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Just as sunrise marks the start of the day, the 2005 Sunrise signals the beginning of a new era in bar-code processing for food retailers.Way back in 1997, the Uniform Code Council, Lawrenceville, N.J., established Jan. 1, 2005, as the 2005 Sunrise deadline, when North American retailers would be expected to be fully capable of scanning and, more importantly, processing and storing 13-digit and eight-digit

Just as sunrise marks the start of the day, the 2005 Sunrise signals the beginning of a new era in bar-code processing for food retailers.

Way back in 1997, the Uniform Code Council, Lawrenceville, N.J., established Jan. 1, 2005, as the 2005 Sunrise deadline, when North American retailers would be expected to be fully capable of scanning and, more importantly, processing and storing 13-digit and eight-digit European Article Number (EAN) bar codes on products imported from outside the U.S. and Canada. They would continue the 30-year tradition of handling 12-digit Universal Product Code (UPC) bar codes issued by the UCC. Databases, and in some cases scanners, would need to be updated to identify any of these bar-code structures.

Having finally arrived two days ago, 2005 Sunrise is raising two questions: Are retailers ready? And, what's next?

As for readiness, based on a survey of the top 100 retailers across various channels, including food, "we have a good feeling that close to 100% are ready for 2005 Sunrise, and will be able to accept and process 13-digit EAN codes along with UPC codes," said Alan Garton, UCC's director, channel management, general merchandise, retail.

However, for small to midsize retailers, "we do get the sense that there will be a transition [to 2005 Sunrise compliance] through 2005," Garton noted. In some cases, retailers upgraded their point-of-sale systems without looking at other applications such as warehouse management. Others who had relatively basic POS systems saw less urgency in complying. Others, with other IT issues on their plate, simply procrastinated.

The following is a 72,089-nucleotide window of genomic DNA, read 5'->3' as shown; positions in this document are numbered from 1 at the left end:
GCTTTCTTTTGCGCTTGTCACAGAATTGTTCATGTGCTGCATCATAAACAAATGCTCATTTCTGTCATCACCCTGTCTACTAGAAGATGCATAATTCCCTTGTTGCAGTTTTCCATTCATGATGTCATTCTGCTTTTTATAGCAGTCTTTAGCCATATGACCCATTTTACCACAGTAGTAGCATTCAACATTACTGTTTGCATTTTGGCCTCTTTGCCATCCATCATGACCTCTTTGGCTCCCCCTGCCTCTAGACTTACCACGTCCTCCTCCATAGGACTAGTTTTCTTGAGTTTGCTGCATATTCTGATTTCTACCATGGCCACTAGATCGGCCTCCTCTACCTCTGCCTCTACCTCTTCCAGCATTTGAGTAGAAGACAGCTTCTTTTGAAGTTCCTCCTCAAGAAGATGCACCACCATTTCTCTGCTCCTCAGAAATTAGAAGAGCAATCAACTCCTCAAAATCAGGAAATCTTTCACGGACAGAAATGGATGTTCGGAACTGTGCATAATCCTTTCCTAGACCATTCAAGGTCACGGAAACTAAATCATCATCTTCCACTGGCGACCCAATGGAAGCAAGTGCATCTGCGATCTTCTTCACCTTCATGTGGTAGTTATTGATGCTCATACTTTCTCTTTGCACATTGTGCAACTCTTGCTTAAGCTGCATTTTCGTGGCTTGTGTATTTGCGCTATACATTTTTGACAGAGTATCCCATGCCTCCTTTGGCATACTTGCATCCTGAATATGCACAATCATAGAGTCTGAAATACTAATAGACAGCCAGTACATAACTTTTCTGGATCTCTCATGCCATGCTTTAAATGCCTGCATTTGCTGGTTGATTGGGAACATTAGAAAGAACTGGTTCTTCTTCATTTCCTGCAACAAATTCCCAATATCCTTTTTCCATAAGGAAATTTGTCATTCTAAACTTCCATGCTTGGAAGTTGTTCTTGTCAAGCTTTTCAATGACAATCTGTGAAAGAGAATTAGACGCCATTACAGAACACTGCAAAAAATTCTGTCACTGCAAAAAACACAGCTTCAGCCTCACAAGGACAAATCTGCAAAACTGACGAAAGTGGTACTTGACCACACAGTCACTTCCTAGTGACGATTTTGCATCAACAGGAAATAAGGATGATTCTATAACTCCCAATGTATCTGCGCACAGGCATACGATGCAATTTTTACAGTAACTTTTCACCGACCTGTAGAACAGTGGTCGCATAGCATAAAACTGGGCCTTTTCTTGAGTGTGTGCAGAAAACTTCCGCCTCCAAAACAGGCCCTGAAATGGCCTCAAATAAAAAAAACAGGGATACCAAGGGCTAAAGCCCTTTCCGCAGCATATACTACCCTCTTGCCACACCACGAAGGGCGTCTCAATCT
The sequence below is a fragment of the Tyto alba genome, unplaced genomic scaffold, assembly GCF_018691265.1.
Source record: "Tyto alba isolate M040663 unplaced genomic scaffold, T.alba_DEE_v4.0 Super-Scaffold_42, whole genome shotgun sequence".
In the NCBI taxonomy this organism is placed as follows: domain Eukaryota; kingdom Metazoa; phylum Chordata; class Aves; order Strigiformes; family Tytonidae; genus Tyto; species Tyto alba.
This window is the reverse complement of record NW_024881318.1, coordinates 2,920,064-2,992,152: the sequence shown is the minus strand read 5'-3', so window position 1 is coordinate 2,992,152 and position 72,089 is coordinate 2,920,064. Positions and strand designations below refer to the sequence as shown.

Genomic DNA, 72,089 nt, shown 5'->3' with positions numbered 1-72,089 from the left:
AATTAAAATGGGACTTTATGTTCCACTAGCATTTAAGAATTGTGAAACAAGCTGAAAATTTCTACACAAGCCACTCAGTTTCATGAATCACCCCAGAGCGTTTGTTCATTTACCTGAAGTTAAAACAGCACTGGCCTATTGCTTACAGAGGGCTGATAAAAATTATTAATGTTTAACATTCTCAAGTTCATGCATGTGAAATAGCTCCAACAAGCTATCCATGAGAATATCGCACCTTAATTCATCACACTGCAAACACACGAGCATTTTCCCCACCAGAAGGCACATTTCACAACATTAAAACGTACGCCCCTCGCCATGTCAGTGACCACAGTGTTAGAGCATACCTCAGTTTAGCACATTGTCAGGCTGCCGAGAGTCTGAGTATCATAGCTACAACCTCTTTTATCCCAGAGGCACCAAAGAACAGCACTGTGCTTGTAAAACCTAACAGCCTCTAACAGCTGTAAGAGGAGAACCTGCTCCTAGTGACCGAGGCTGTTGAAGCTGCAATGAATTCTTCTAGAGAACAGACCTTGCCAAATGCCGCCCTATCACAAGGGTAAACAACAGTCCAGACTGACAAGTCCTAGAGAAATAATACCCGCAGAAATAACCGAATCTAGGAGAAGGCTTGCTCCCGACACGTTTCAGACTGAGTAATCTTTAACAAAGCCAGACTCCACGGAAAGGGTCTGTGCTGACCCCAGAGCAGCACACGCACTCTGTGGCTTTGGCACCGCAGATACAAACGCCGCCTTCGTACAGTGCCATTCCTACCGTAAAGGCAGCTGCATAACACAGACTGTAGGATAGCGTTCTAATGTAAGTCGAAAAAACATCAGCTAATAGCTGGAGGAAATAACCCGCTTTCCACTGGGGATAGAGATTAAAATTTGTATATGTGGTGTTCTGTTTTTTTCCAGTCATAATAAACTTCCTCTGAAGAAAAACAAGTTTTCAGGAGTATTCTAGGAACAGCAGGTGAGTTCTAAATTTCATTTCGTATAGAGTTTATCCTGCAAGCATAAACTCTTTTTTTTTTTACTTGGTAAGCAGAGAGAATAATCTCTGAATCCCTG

In any event, Garton said, UCC will continue to support retailers still working out compliance issues. "There's 30 years of implementation here. So it's hard to change overnight."

The good news is that, unlike Y2K, 2005 Sunrise was not the sort of deadline whose adherence was critical to survival. "It's not all or nothing," Garton noted. "We expected it to be a transition." Still, a lack of compliance could mean a retailer will have delays at the checkout and cause additional product marking costs for itself or its overseas trading partners, putting it at a competitive disadvantage.

"It is in this context of competitive advantages and business continuity that we have communicated the significance of [2005 Sunrise] compliance to our retailers," said Carl D. Marks, senior vice president, strategic planning, projects & information services, Associated Grocers, Baton Rouge, La.

As for what's next, 2005 Sunrise is viewed as just the beginning. Indeed, UCC always encouraged retailers who were stepping their systems up to 13-digit bar codes to add an additional digit and make themselves 14-digit compliant. That would mean they would be able to handle the whole family of bar codes now called Global Trade Item Numbers (GTINs), which include 8-, 12-, 13- and 14-digit codes.

While Giant Eagle, Pittsburgh, is ready for 2005 Sunrise, the chain won't be finished upgrading to 14-digit bar codes until the end of this month, said Russell Ross, chief information officer. "We only have to upgrade the [direct-store-delivery] system in 60 stores to be GTIN 14-digits compliant," he said.

The 14-digit codes are already used in shipping applications on packaging and containers, and GTIN compliance is required for smaller reduced space symbology (RSS) codes on products like meat and produce. GTINs are also a requirement in the Global Data Synchronization Network unveiled last year.

RSS codes containing up to 70 digits of information are being developed for coupons. Retailers who have become 2005 Sunrise and GTIN compliant are positioned to make the transition to scanning those bar codes, which are expected to be used by 2008 (see story, this page).

Streaming EANs

The immediate issue in 2005 for retailers will be the growing stream of EAN-13 bar-coded products expected in the United States. Retailers unprepared for these products may not be impacted severely for six months, Garton noted, but as EAN codes become "more obvious in the supply chain" retailers will understand they "have to work with this," he said.